Wildlife trafficking is flourishing online, a new report which looked into the sale of protected species has concluded.
Investigators scoured advertisements across 34 US-based internet marketplaces for six weeks, finding close to 1200 listings which were selling almost 2400 animal parts or derivatives of vulnerable animals.
The team worked to identify protected species specifically listed under the Convention on International Trade in Endangered Species of Wild Fauna and Flora (CITES).
With the trade estimated to the be worth between $9.6 and 31.7 billion a year, the findings of the investigation were released this week by International Fund for Animal Welfare (IFAW) with a plea to online companies to do more.
IFAW found the internet’s “inherent anonymity” is allowing the illegal wildlife trade to prosper and that new regulations are needed to combat the activity.
"These findings are a clear indication that online wildlife trafficking remains highly active and a significant challenge in the US," IFAW’s Mark Hofberg said.
Wildlife facts that may surprise you
37,000 plant and animal species are threatened with extinction (IUCN).
Pangolins are the world's most trafficked animal
Australia’s kangaroo “harvest” is the largest wild terrestrial slaughter in the world.
Ivory sales continue to flourish in US and Australia
Despite locals and UN protections against trading in endangered species, the taxidermic skins, skulls and claws of animals including giraffes, lions and primates continue to be sold freely.
Exotic pets, which researchers found draw a higher value, made up 19 per cent of the trade, with birds the most commonly listed creatures, followed by reptiles and mammals.
Ivory continues to dominate the marketplace and accounted for almost half of the online advertisements researchers found.
The news comes just days after online trade site Gumtree Australia was found to be littered with numerous advertisements offering ivory for sale, despite the company saying they do not allow it to be traded.
While Australia revealed two years ago it would ban the domestic ivory trade in Australia, critics say little has been done since Environment Minister Sussan Ley announced the intention to the world in Geneva.
IFAW have argued that while governments must implement online trade reforms to combat the issue, internet marketplaces must also adopt “clear, comprehensive, and enforceable” wildlife trade policies.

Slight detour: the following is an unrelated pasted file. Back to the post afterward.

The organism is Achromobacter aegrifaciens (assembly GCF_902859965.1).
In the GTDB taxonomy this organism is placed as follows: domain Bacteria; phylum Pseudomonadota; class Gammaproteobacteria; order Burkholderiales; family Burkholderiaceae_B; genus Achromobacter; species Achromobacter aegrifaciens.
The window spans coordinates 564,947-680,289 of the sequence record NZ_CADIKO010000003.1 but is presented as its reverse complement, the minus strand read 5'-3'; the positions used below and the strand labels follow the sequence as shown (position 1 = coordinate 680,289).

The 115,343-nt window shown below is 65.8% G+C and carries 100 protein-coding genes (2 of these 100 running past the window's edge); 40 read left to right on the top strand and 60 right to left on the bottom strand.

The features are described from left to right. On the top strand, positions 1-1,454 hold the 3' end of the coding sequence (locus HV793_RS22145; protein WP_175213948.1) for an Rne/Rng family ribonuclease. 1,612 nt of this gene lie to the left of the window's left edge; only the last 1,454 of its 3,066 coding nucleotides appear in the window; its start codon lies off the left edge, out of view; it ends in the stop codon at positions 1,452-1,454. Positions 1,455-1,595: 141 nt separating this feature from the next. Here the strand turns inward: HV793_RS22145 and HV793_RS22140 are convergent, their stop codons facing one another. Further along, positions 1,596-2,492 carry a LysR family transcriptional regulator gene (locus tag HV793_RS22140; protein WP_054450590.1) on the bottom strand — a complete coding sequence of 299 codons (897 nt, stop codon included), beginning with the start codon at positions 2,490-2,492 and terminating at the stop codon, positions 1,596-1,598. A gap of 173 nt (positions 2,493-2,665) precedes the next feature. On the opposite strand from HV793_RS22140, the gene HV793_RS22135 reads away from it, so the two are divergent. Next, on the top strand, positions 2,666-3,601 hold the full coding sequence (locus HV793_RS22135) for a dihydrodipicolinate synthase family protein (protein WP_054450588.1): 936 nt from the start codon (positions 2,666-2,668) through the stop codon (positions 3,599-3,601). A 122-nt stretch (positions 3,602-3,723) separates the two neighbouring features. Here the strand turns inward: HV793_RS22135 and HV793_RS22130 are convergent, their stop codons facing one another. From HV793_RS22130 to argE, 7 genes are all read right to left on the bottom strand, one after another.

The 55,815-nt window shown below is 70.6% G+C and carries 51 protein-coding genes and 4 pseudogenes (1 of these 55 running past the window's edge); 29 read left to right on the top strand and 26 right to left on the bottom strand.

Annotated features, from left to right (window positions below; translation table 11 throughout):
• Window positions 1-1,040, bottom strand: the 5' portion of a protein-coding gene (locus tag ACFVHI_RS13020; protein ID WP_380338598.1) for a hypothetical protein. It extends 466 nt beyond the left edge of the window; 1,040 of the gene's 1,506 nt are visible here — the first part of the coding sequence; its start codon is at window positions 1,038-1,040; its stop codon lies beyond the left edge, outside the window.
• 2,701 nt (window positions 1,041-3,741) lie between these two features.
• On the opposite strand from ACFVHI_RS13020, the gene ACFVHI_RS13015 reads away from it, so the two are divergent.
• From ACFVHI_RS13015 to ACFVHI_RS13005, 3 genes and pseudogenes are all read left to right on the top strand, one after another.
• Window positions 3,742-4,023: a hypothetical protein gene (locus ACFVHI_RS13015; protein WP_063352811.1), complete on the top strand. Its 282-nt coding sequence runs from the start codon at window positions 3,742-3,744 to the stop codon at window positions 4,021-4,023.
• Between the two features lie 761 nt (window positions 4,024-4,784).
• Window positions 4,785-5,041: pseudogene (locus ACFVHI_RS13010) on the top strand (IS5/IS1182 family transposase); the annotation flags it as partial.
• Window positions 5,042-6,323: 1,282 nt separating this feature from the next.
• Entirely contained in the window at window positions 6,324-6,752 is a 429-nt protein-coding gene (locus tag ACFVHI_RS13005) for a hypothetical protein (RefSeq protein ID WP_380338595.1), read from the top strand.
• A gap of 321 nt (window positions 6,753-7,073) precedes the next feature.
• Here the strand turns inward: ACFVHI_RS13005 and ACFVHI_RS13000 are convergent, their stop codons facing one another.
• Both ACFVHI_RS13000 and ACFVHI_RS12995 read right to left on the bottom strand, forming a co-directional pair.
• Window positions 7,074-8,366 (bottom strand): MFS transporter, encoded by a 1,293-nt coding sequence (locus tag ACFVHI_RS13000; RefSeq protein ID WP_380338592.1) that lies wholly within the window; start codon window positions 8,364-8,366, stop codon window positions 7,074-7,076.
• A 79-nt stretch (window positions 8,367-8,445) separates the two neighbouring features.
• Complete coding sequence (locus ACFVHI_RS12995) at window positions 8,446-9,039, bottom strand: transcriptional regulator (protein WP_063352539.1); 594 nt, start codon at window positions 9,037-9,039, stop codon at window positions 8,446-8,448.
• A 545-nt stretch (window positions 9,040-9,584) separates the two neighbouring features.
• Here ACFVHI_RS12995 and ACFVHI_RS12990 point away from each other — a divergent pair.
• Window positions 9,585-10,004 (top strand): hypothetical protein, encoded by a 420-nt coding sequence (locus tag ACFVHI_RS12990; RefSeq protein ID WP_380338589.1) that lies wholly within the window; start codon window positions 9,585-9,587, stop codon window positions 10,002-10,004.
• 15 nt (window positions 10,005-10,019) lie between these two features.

Their investigators found that only eight of the 1200 advertisements had supporting documentation claiming the sale of the item was legal, and many sellers simply said their items were legal without offering any proof.
“Unsuspecting buyers are unable to determine if what they are buying is legal or is contributing to the depletion of an imperilled species,” IFAW said in their report.
eBay, Etsy, Ruby Lane, and Offer Up, which are part of the Coalition to End Wildlife Trafficking Online were notified of listings that breached their guidelines and the advertisements were removed.
Stories about elephants that need to be shared
More on the trade in wild animals
Key wildlife facts you may not know
Gorillas are the highest value animal on the live primate trafficking market.
Only 1000 mountain gorillas remain in the wild.
Australia’s Bramble Cay melomys is believed to be the first animal to become extinct due to climate change.
Wildlife trade risks human health
Vulnerable species are struggling to survive as habitat loss and climate change along with trafficking continue to destroy biodiversity across the globe.
High asking prices for many endangered animals is continuing to drive the trade, with many creatures found to be selling for between $13,000 and $34,000.
The trade in exotic species has come under increasing scrutiny after the Covid-19 pandemic was linked to a physical market in Wuhan, China, selling live bats which may have caught the disease from pangolins.
It is just the latest in a string of diseases which humans have caught from wildlife as we continue to expand in numbers and venture into their habitat, with previous zoonotic infections including bird flu, SARS, and HIV.
While humankind's increasingly destructive impact on wildlife has done little to curb our desire to own, eat and wear animals that need to be protected, their unintended harm to us through disease could see regulators finally act and crack down on the trade.
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